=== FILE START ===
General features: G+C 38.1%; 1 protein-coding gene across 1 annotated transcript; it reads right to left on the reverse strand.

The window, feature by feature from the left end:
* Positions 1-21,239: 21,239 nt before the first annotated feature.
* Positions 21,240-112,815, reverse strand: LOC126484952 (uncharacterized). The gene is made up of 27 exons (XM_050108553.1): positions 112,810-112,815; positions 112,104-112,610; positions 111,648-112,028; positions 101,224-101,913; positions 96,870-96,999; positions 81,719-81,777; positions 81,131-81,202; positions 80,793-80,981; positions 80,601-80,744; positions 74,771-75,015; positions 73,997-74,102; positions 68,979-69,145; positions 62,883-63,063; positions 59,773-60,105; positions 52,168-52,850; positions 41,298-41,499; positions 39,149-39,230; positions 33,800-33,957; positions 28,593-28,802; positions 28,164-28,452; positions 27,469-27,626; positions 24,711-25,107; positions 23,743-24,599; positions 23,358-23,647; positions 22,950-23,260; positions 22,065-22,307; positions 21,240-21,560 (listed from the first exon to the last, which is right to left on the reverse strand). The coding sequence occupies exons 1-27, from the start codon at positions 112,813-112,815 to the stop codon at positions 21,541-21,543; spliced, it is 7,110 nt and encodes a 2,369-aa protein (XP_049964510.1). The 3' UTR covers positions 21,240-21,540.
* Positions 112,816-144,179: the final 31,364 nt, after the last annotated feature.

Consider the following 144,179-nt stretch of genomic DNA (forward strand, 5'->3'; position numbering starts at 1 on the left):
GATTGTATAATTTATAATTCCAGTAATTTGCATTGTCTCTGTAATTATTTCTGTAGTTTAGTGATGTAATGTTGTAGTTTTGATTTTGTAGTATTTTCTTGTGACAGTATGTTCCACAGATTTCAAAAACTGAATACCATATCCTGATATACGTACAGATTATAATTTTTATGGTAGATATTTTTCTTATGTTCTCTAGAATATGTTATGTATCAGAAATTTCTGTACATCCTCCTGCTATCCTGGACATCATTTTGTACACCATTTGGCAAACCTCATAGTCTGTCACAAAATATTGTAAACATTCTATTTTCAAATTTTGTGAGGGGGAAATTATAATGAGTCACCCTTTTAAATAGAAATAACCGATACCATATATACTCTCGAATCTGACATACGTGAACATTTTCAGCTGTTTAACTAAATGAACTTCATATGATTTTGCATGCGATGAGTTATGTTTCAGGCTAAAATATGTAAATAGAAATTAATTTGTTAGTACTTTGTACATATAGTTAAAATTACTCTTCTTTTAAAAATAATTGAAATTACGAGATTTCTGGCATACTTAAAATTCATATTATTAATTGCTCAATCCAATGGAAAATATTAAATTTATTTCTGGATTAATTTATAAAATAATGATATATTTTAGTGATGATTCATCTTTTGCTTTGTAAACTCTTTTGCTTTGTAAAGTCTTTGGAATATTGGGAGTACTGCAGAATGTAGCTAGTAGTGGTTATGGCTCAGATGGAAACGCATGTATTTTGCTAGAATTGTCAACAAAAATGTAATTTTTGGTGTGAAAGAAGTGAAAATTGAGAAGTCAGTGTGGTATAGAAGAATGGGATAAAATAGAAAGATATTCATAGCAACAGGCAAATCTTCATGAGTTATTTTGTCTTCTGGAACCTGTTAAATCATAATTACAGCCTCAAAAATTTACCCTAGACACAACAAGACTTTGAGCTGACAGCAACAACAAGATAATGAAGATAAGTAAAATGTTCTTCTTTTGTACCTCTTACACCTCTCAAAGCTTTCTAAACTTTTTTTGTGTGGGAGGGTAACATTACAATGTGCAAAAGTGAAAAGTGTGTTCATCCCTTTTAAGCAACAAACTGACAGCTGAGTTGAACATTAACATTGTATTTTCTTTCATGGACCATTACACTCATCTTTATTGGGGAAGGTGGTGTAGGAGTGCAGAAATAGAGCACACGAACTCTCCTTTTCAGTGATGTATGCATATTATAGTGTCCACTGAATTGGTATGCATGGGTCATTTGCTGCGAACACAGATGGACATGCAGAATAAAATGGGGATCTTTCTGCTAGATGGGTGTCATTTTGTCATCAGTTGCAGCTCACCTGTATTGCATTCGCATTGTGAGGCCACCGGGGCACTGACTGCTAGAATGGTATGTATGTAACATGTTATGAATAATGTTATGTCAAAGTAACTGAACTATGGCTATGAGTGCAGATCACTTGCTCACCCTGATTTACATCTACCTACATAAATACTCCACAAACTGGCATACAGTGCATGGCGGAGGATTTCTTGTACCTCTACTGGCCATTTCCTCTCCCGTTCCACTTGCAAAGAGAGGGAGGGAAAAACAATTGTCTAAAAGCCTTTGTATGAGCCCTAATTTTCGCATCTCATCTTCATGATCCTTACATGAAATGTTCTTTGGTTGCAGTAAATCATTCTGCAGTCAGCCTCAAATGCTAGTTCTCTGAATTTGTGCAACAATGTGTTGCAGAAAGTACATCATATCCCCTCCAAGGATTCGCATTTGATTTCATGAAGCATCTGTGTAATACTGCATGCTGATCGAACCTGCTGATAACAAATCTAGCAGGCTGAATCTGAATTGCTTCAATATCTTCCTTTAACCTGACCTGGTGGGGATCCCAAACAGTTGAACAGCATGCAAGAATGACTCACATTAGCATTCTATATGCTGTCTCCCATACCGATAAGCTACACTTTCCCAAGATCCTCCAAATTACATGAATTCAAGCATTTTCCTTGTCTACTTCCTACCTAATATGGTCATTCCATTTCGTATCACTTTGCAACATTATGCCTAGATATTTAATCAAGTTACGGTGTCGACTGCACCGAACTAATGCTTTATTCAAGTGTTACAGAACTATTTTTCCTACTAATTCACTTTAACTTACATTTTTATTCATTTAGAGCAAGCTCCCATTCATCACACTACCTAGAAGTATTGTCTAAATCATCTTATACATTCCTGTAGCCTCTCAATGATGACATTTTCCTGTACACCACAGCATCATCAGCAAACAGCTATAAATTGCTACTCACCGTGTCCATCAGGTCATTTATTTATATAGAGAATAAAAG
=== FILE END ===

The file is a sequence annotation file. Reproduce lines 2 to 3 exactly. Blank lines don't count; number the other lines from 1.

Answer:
The window, feature by feature from the left end:
* Positions 1-21,239: 21,239 nt before the first annotated feature.